Claims management companies often contact recent property buyers suggesting that they have overpaid SDLT. They offer, for a percentage of any ‘recovery’, to help claim reimbursement from HMRC. David Osborne of local solicitors Fraser Dawbarns explains why their offers should be treated with caution.
Ideally, no one would need this service, because their lawyer would have identified any opportunities for minimising SDLT when a property was being purchased. At Fraser Dawbarns, we have a process within the residential property team to assess the SDLT position on all the property purchases undertaken for clients; this is a requirement for all Conveyancing Quality Scheme members.
However, some house buyers may not have had this level of advice, so it is worth understanding the position.
What is SDLT and why might it vary?
SDLT is a tax payable by the property buyer when the purchase completes. Different rates can apply in different circumstances.
Multiple Dwelling Relief (MDR)
MDR can be claimed where between two and six dwellings are purchased in a single transaction. The issue is whether an annexe, or other separate building, actually constitutes a separate dwelling.
The legal position on this has changed recently as a result of Tribunal decisions. In particular, since 2020, an annexe attached to the main property no longer qualifies as a separate dwelling. Even where it is detached, there are rules around the levels of privacy and security that need to be available in separate dwellings.
A 2022 case went further and decided that even an annexe above a detached garage did not qualify. This was mainly because it could not be sold separately from the main house due to planning restrictions, shared council tax and the absence of a kitchen. Broadly speaking, if an annexe cannot be occupied by people who are unconnected to those living in the main house and/or sold as a separate dwelling from the main house, then it will not qualify for MDR.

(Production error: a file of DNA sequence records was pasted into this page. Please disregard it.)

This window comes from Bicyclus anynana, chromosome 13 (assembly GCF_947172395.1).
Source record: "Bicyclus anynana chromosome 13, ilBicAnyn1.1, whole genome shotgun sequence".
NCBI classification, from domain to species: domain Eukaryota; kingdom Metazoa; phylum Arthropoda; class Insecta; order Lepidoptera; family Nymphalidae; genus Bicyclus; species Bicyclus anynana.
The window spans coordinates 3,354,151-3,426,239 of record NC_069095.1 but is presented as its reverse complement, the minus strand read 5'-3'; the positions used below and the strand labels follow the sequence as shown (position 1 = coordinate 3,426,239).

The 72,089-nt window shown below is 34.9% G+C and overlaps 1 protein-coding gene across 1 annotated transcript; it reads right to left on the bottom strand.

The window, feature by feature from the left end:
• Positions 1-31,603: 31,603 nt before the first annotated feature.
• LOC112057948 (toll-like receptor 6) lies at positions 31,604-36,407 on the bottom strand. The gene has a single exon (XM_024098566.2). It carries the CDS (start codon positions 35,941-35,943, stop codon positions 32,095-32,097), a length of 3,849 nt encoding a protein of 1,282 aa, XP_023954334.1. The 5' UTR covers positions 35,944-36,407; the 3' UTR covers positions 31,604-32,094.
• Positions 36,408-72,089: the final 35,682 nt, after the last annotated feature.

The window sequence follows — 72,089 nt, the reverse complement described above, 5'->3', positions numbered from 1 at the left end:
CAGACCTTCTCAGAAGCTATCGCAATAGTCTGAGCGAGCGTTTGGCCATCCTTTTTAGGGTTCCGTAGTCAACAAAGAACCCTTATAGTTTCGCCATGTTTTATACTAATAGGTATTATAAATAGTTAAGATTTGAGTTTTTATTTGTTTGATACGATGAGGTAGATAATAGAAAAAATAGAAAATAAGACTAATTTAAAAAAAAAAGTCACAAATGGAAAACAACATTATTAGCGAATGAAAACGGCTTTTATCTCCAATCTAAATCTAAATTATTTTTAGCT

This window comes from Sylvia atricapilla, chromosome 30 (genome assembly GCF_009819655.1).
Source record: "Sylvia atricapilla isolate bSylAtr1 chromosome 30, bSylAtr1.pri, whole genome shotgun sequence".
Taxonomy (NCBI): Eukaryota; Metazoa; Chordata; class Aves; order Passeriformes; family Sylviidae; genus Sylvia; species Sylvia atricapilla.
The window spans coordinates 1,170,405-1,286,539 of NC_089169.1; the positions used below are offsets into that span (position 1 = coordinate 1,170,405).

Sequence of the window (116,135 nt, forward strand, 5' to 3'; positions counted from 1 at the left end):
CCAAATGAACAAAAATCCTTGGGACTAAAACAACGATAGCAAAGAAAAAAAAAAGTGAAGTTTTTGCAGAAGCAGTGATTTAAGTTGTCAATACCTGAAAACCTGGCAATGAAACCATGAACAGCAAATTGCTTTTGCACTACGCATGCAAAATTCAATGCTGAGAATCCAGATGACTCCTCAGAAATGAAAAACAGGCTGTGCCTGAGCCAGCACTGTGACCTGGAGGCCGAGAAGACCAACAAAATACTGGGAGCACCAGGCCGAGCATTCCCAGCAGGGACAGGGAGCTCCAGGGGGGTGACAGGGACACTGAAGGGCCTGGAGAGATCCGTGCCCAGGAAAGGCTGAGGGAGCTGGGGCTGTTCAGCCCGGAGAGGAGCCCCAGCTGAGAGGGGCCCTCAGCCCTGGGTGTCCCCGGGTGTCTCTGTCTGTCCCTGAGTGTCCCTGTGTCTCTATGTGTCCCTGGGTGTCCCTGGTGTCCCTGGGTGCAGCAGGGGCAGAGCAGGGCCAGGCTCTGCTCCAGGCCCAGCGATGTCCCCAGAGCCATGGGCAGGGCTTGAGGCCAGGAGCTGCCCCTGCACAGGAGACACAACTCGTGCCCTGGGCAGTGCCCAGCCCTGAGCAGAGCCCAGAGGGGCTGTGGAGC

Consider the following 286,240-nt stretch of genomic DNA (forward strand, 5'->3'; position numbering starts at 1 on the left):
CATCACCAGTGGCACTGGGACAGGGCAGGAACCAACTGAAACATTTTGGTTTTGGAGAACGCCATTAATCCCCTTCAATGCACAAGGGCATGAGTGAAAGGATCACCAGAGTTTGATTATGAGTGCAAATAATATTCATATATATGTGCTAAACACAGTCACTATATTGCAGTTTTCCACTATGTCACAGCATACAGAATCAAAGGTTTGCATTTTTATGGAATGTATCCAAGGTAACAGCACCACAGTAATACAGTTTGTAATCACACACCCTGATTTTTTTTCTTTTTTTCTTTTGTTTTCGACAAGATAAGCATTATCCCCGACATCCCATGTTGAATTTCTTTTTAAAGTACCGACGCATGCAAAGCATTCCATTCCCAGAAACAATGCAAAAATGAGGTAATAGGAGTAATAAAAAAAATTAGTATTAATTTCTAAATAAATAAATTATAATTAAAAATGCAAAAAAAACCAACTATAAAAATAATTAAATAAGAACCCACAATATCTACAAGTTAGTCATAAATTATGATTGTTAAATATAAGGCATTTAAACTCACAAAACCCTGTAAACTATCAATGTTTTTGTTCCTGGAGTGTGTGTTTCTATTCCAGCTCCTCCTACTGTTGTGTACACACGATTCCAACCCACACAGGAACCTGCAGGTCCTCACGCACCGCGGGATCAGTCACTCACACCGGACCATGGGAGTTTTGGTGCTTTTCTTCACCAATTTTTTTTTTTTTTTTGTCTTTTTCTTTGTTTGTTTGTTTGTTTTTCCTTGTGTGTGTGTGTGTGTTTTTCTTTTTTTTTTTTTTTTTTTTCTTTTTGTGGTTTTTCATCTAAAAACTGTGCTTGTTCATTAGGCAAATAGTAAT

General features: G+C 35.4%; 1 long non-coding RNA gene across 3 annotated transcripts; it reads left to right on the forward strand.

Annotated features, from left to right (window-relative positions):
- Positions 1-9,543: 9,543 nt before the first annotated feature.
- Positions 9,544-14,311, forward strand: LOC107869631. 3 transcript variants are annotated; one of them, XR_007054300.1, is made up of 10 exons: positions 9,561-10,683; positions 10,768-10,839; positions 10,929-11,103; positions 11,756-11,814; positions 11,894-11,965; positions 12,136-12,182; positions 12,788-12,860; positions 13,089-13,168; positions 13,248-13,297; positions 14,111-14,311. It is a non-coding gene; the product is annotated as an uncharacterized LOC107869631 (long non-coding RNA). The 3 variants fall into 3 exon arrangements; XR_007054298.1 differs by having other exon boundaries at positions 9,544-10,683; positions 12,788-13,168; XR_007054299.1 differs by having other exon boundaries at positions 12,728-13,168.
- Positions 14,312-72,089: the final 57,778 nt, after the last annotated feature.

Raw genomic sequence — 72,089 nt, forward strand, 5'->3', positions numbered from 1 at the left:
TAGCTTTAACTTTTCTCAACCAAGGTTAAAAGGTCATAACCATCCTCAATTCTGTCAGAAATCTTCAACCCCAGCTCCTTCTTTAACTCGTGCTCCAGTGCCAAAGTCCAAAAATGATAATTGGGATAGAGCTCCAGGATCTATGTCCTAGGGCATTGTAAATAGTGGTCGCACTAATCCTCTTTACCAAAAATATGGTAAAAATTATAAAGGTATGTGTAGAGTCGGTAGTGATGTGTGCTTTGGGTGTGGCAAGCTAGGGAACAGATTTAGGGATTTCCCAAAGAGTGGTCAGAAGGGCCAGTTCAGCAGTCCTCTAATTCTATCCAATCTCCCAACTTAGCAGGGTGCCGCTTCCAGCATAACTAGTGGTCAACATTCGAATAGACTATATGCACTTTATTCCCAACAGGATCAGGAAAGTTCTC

Suitability for use as a dwelling
Tribunal decisions from 2020 and 2023 are the best reference points for whether a property can be deemed non-residential by virtue of not being “suitable for use as a dwelling”.
They dealt with the type of defects that would qualify something as unsuitable. In the 2020 case, problems with external cladding on a block of flats did not qualify, whereas, for example, the high probability of walls collapsing would do so.
The 2023 case concerned a flat bought for a young family. Unfortunately, before completion it was badly vandalized. The family was unable to move in for nine months. The Tribunal decided that even though the property was not ready for immediate occupation, it did not qualify for the lower rate of SDLT.
Some claims management companies suggest that the mere fact that a property is in need of renovation is sufficient to render it non-residential for SDLT assessment. This is out of step with recent case law and is not the only misleading information on their websites. Some also imply that there is a four-year claim window, which is often not the case.
We can provide you with a proper SDLT assessment if you need one. Please contact David on 01553 666610. This article aims to supply general information, but it is not intended to constitute advice. Every effort is made to ensure that the law referred to is correct at the date of publication and to avoid any statement which may mislead. However, no duty of care is assumed to any person and no liability is accepted for any omission or inaccuracy. Always seek advice specific to your own circumstances. Fraser Dawbarns LLP are always happy to provide such advice.
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